# How to explain the claim mathematically: The effect considered local, and locally, the elasticity is approximately constant if the demand is "smooth"?

My book has considered the effects of supply and demand changes on price (specifically the equilibrium price and quantity themselves) when the supply and demand themselves have constant elasticity and then go on to claim this statement

When the effect considered is local, and locally, the elasticity is approximately constant if the demand is "smooth".

As a mathematician and a beginner in micro-economics, I fail to understand this statement from a rigorous viewpoint. How do you prove this mathematically?

• The quoted sentence isn't even grammatically correct. Please check again. Commented Sep 2 at 9:29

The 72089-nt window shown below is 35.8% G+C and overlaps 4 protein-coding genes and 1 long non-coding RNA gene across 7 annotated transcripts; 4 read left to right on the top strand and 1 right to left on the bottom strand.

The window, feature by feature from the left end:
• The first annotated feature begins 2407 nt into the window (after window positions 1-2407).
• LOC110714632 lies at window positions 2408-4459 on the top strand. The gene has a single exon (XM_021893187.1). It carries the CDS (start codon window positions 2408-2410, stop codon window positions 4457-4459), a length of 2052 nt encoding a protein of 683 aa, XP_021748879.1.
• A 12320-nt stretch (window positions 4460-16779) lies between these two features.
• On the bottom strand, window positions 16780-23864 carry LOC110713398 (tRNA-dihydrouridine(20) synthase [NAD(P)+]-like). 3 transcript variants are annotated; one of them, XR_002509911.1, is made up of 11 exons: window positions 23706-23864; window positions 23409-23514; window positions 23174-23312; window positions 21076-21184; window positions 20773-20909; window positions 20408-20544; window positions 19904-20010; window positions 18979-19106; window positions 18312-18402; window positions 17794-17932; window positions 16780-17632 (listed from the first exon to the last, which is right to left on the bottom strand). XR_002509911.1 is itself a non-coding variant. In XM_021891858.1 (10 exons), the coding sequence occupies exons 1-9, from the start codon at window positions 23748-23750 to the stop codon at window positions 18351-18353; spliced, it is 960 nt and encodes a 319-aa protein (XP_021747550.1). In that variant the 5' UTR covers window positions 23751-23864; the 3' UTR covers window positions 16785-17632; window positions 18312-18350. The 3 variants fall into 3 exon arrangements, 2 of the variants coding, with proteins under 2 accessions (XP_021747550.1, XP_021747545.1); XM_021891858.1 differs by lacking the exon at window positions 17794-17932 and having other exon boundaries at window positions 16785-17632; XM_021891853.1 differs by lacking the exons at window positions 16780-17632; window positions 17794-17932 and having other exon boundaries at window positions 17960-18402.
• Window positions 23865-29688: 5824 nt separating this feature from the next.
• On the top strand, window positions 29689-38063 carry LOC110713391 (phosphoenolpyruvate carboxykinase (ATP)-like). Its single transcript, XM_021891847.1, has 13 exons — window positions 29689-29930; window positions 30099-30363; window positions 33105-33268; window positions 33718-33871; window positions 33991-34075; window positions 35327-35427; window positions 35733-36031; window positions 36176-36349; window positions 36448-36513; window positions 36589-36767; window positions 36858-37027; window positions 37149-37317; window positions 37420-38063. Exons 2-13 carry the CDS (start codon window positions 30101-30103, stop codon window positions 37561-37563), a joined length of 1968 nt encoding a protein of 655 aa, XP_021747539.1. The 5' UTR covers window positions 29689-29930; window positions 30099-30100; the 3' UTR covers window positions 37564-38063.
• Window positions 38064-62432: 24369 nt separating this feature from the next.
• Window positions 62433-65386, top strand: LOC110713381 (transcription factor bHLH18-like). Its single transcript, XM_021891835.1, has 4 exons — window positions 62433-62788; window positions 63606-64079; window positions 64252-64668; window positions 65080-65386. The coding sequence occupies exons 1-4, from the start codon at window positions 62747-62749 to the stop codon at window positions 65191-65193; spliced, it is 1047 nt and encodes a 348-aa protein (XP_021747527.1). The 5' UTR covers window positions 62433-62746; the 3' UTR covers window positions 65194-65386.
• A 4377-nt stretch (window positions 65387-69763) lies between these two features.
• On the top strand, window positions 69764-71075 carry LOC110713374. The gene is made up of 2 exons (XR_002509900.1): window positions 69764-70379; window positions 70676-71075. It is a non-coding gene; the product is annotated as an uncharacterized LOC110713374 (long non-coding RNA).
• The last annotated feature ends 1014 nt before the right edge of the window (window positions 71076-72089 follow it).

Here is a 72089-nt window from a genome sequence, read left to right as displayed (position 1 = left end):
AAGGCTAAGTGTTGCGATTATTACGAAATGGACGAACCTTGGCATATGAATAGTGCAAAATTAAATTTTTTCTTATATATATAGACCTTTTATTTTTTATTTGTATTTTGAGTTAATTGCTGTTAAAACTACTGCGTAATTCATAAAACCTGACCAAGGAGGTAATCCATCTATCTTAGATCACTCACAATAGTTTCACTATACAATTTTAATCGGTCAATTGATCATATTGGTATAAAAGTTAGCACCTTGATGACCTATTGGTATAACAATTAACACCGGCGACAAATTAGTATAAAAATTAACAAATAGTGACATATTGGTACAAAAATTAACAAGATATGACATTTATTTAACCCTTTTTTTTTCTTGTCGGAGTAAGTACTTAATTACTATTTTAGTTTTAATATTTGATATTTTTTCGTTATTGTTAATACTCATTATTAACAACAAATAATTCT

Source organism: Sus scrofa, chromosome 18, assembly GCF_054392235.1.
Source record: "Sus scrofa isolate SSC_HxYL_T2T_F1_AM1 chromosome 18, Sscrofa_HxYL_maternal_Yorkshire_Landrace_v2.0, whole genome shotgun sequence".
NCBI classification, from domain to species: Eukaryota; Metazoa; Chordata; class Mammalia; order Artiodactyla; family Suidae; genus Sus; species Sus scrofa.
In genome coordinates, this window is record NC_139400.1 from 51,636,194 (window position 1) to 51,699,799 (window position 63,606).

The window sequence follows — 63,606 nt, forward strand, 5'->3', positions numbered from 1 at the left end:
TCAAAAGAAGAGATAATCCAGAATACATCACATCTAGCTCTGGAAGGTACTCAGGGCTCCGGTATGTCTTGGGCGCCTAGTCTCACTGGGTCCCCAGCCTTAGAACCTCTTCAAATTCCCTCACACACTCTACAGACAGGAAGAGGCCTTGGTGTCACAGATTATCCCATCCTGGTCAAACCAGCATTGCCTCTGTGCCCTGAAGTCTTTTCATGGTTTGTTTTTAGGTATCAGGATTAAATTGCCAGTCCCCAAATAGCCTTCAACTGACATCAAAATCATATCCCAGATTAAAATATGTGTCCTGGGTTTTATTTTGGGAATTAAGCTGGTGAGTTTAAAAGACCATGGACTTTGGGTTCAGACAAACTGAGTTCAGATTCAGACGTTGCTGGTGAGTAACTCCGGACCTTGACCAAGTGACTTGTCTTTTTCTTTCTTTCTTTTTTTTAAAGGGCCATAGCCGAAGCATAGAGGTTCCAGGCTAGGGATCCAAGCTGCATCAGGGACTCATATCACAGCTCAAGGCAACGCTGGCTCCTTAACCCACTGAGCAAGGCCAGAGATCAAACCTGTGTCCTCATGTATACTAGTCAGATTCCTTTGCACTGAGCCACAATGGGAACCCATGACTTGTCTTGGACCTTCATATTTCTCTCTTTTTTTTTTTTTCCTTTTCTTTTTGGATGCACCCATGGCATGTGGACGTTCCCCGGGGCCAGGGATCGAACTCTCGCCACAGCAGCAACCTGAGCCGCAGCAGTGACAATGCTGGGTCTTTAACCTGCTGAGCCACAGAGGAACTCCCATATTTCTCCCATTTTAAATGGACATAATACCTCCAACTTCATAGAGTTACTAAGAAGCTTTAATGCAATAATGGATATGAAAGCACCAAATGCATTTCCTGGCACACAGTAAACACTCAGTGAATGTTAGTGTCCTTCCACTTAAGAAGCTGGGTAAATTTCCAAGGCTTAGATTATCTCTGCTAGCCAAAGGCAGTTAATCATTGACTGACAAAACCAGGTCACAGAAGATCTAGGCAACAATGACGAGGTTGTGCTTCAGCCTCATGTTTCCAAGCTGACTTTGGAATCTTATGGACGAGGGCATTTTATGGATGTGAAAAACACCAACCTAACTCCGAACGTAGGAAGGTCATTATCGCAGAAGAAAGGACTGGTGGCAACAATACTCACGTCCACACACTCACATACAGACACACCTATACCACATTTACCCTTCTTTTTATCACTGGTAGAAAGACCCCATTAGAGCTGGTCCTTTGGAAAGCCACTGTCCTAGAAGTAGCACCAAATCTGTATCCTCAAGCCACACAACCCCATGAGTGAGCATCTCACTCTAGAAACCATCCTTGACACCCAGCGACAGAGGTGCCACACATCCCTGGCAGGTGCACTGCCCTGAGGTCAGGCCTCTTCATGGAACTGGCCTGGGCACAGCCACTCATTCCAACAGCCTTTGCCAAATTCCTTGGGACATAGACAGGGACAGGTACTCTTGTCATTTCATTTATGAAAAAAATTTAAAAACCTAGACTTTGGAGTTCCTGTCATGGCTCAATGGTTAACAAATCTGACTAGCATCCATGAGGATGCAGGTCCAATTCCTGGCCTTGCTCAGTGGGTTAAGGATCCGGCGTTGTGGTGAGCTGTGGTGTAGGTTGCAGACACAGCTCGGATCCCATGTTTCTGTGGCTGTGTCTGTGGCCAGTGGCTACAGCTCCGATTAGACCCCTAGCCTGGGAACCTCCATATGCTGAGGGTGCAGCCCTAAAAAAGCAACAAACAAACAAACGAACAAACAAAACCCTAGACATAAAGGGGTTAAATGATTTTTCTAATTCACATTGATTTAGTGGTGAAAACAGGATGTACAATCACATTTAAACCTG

• @VARulle Huh? I copied and pasted the author's statement. It reads: When the effects of demand considered is local, the elasticity is approximately constant if the demand is "smooth". Commented Sep 2 at 9:35
• I'm pretty sure it doesn't. "Effects" is plural, so the "is" doesn't fit. And apart from this, this sentence is different from the one quoted in your question. Commented Sep 2 at 9:44
• It'd help if you include the name of the book and page reference from which you quoting. Commented 23 hours ago